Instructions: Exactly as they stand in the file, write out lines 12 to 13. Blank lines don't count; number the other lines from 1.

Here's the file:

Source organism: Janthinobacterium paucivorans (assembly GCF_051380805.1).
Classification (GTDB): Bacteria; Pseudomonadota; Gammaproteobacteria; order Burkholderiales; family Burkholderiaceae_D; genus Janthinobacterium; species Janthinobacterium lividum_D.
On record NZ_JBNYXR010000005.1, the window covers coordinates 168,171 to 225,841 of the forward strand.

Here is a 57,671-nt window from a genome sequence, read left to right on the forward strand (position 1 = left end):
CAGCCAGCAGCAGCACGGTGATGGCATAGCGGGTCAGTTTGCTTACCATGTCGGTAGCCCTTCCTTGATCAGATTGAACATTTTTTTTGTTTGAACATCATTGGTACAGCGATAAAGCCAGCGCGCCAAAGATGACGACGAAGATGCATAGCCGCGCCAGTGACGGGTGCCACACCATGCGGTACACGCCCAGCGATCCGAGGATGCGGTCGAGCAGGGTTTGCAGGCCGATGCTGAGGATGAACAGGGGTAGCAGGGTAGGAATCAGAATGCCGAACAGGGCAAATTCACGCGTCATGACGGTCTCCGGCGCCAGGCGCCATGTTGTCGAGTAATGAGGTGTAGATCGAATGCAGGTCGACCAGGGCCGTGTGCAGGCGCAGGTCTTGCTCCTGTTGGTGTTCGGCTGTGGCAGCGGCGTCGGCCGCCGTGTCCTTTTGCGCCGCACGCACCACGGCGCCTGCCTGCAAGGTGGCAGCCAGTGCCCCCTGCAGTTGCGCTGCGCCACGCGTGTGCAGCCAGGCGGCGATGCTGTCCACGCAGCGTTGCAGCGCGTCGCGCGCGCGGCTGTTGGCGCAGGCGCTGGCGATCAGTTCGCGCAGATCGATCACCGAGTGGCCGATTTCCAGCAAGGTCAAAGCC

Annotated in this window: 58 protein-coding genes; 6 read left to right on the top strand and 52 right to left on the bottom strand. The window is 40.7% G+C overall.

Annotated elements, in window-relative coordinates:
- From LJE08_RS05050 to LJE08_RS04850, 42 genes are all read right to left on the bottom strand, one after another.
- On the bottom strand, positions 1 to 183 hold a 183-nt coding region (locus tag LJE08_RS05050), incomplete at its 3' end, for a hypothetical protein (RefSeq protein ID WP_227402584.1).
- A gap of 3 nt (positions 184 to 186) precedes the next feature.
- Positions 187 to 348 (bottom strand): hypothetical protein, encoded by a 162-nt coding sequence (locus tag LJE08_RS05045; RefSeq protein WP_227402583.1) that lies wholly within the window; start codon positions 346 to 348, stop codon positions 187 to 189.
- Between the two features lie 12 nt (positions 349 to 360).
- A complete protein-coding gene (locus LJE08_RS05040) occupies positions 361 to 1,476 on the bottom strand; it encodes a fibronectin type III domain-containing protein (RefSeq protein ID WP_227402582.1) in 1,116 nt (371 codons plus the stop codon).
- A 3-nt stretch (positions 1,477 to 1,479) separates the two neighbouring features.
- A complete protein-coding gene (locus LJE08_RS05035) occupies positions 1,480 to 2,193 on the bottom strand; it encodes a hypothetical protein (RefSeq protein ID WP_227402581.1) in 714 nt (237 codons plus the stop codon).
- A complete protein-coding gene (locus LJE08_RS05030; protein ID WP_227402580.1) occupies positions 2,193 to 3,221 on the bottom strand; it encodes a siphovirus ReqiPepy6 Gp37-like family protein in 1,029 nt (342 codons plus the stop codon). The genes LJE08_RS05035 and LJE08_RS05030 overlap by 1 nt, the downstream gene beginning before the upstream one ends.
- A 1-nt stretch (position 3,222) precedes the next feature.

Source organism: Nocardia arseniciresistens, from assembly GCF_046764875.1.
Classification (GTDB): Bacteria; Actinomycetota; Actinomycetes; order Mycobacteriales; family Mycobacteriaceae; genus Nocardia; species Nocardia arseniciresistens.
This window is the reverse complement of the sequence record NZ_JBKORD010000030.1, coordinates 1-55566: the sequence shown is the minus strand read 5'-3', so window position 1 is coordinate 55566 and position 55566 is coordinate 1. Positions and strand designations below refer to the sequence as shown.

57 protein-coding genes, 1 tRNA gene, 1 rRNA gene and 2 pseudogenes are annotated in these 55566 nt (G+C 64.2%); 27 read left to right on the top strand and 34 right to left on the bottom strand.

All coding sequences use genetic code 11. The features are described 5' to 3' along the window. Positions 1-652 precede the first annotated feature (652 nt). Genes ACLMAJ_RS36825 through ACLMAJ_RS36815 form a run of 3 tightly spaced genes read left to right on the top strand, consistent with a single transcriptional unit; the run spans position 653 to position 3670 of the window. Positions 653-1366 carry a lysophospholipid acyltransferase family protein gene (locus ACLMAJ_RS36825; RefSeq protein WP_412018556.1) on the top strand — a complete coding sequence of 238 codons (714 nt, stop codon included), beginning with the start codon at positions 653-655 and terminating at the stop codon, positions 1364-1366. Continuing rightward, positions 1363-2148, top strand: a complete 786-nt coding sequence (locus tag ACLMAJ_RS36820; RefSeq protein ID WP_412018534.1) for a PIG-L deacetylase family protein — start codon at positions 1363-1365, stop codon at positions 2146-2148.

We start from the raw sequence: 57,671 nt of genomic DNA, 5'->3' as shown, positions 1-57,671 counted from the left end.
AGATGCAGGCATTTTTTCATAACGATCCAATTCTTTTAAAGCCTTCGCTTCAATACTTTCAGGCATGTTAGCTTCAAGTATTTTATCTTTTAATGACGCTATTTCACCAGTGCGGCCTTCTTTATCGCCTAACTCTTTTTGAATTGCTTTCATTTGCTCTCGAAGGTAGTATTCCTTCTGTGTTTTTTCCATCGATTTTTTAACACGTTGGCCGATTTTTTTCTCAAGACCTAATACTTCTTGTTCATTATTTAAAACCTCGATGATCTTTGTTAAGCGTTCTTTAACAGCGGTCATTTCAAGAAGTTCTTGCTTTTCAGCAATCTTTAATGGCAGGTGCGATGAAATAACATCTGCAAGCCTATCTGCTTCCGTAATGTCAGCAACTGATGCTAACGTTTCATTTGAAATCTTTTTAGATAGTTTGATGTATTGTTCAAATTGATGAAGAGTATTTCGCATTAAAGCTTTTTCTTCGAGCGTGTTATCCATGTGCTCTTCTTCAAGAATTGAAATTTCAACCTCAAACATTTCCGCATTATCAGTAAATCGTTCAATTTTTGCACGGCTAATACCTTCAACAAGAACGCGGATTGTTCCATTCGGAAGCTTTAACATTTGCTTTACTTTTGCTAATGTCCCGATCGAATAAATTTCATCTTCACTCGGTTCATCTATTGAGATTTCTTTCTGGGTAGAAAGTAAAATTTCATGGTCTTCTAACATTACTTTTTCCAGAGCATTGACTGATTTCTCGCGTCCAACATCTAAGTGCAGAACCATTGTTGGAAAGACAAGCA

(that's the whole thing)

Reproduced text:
- Between the two features lie 12 nt (positions 349 to 360).
- A complete protein-coding gene (locus LJE08_RS05040) occupies positions 361 to 1,476 on the bottom strand; it encodes a fibronectin type III domain-containing protein (RefSeq protein ID WP_227402582.1) in 1,116 nt (371 codons plus the stop codon).